Richardt Stormsgaard: How to ruin a good country in 50 years, or less
Up through 1970s the American working class was the envy of the world. High progressive tax rates and massive investments in infrastructure, research and development had created a wealthy middle class and a working class that was the envy of the rest of the world.
Moderates from both major parties created the civil rights and voting rights legislation in the 1960s, and a bit later environmental legislation.
A remarkable back-lash followed beginning during the Reagan era. A well-orchestrated media effort from right-wing extremists gradually developed into a very sophisticated campaign of anti-government messages with racist and sexist overtones. It found an enthusiastic audience with white blue collar voters, very often previously Democratic, who decade after decade voted against their own economic interests. These voter groups are responsible for electing increasingly right-wing Republican politicians, not Wall Street or corporate USA in general as claimed by the left wing. Since 1980 lower income Americans are uniquely the one group that has experienced income stagnation while other advanced countries have seen a three to four time increase in wages (2018 World Income Report).
One of the most effective lies peddled by the right-wing has been that the civil rights, voting rights, environmental legislation, along with the New Deal legislation from the 1930s, were examples of socialism. The historical fact is that this legislation was established by moderates from both major parties, not Socialists.
While U.S. mainstream media previously resisted the lie about our progressive legislation being Socialism it now appears that it is succumbing to the false narrative. The emerging Democratic left today has adopted this myth because it suits their narrative as they now try to claim progressive U.S. legislation that they had no influence on and no part in. They are pointing to countries like Denmark as examples of how well socialism works. This is another outright falsehood. It is yet another historical fact that the so-called welfare societies in Northern and Western Europe like the Danish model were established by Social Democratic/Labor Parties and liberal centrist parties with very minor to no socialist influence.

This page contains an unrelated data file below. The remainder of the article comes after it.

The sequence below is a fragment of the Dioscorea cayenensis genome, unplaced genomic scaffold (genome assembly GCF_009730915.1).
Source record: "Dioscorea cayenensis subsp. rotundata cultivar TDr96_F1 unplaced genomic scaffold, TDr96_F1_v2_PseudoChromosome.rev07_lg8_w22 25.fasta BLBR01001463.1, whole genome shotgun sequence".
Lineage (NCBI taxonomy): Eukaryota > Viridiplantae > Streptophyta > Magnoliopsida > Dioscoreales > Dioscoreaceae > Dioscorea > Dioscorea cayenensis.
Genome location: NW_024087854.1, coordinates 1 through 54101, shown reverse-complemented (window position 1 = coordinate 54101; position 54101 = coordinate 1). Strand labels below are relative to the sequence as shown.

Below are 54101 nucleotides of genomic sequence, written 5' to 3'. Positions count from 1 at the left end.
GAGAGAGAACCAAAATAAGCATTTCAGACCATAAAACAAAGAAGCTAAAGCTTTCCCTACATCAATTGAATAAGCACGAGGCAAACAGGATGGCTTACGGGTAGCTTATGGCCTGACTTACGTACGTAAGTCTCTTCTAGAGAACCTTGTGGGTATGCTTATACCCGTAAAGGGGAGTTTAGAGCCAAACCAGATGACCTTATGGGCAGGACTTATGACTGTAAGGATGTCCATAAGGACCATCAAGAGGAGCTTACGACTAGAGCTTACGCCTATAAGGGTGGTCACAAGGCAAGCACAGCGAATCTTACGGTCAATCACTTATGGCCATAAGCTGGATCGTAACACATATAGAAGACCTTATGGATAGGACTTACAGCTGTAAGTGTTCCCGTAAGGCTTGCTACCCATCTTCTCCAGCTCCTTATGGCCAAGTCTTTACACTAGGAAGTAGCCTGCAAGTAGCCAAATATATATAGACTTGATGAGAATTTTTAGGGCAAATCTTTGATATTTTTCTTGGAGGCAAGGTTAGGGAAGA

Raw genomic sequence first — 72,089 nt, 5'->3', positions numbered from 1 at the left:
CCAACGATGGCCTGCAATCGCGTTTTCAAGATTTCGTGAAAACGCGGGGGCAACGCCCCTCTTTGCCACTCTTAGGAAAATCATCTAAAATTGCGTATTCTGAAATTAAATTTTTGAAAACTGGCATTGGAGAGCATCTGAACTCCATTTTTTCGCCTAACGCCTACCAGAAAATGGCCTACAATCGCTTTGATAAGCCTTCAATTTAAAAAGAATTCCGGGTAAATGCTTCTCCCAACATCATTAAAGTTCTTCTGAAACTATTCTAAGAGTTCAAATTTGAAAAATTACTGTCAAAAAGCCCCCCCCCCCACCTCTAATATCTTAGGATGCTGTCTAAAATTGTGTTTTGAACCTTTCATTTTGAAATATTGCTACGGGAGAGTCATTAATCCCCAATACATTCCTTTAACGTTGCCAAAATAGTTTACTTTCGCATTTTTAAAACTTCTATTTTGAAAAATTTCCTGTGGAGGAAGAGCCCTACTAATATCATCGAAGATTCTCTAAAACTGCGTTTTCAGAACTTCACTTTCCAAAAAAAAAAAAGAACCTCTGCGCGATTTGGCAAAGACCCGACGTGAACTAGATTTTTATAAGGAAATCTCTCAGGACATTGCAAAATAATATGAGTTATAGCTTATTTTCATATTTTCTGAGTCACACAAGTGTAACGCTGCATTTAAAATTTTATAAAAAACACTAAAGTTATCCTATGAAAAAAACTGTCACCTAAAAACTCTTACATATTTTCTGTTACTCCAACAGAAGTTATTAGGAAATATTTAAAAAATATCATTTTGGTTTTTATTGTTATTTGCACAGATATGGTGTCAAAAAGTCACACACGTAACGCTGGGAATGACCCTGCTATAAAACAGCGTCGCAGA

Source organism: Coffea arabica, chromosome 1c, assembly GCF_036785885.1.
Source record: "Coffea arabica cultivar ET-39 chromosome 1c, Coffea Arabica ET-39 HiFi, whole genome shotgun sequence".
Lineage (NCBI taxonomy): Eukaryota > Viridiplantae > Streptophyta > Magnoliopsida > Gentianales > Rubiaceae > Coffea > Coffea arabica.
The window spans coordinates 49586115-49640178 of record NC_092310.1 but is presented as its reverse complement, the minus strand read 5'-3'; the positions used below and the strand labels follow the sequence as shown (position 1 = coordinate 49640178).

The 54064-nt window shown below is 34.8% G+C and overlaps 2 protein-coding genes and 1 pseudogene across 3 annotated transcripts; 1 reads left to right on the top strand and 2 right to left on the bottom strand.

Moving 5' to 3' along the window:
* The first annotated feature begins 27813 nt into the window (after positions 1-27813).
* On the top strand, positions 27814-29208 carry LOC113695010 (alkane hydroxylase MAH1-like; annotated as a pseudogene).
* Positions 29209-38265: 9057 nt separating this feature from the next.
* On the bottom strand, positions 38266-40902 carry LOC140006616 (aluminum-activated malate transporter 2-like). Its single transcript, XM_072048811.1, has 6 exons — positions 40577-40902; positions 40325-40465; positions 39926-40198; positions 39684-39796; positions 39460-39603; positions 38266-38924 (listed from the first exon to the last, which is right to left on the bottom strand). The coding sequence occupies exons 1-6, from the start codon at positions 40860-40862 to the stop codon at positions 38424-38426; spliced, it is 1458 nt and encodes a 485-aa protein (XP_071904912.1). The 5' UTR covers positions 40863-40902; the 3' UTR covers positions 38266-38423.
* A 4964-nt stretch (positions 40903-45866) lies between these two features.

Bernie Sanders claims he wants the U.S. to become more like Denmark. But Denmark is not a socialistic country, and never has been. It is a thriving free enterprise society that is rated a better country in which to do business than the U.S., according to both Forbes and Business Insider. You will not find Danish Social Democrats railing against their millionaires and billionaires. Neither will the political leaders of the two smaller Socialist Parties (totaling 12% of voters), leaving the vilification of the creators of wealth and opportunity to their most extreme fringes.
The media, conservative and mainstream, have proclaimed the recent 2018 mid-term elections a great success for the left-wing of the Democratic Party. The seven leftist winners, like Cortez, Tlaib, and Omar, all winners of very liberal minority urban districts, not one remotely a swing district, along with Bernie Sanders, are celebrated almost daily as the face of a resurgent new Democratic Party.
The real lessons from the 2018 mid-term election are in fact very much different. An increasingly extremist Republican Party has alienated large voter groups because of their commitment to dismantle our social safety net and roll back civil and voting rights, and are now losing moderate voters in large numbers. Suburban white voters and particularly women are becoming seriously fed up, and as a result about 400 seats flipped in federal and state elections from red to blue all around this country.
Moderate Democrats ran on issues like better health care and more investments in education and infrastructure, and in the vast number of cases wanted no Bernie Sanders presence of any kind, because he would be the proverbial millstone around their necks. Minority women like Sharice Davids of Kansas and Lauren Underwood of Illinois beat four-term conservative incumbents in deep red districts by appealing to moderate voters. They have been largely ignored by media.
The media coverage of the 2018 mid-term elections is a frightening example of the extremes in U.S. politics having a shared interest in building each other up as the adversary in the very important 2020 election, and presenting the majority of Americans believing in common sense American values a painful choice between two deeply flawed extremist candidates tearing our country apart.
Richardt Stormsgaard lives in Nevada City.
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